Hometowns speak to us in unique ways.
In the case of the recently fired FBI director, James Comey, the portrait that emerged in conversations in the streets and taverns of Allendale, the northern Bergen County hamlet where he grew up, conflicts starkly with the harsh assessment that President Trump offered after dismissing him.
Trump called Comey a “showboat” and a “grandstander.” In Allendale, however, residents who knew Comey, 56 — including his father — described a man who always had a basic sense of right and wrong and regularly attended Mass at the local Catholic church with his parents, two younger brothers and an older sister.
“Anyone from Allendale that knows the family and grew up around him knows that he is a good person and has an honest character and has the utmost integrity,” said Patty Corn, who runs an online women’s clothing business and was a classmate of Comey’s at Northern Highlands Regional High School. “That doesn’t leave you.”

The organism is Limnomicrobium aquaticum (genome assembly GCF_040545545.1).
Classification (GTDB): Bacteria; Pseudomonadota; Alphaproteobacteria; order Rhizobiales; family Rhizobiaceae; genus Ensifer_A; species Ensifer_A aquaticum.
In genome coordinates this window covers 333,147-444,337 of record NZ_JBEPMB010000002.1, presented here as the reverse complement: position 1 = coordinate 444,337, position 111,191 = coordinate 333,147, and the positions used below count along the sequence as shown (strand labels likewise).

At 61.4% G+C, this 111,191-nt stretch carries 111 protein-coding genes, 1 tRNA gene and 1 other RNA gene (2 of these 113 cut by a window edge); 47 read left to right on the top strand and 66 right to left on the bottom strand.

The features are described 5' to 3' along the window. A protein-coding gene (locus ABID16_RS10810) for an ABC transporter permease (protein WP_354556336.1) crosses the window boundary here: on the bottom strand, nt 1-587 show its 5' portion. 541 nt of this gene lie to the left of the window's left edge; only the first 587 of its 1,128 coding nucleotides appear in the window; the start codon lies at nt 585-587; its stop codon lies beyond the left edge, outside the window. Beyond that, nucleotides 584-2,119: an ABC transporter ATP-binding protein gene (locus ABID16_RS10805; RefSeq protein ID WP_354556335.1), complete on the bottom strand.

“There’s nothing phony about him,” added Molly Kissel Patrick, a real estate agent who graduated from Northern Highlands several years after Comey. “He’s real.”
Comey’s father turned Trump’s harsh opinion of his son against him, calling the president’s credibility into question.
“I never was crazy about Trump,” J. Brien Comey, 86, a Republican and a former borough councilman, said in an interview. “I’m convinced that he’s nuts. I thought he belonged in an institution. He was crazy before he became president. Now he’s really crazy.”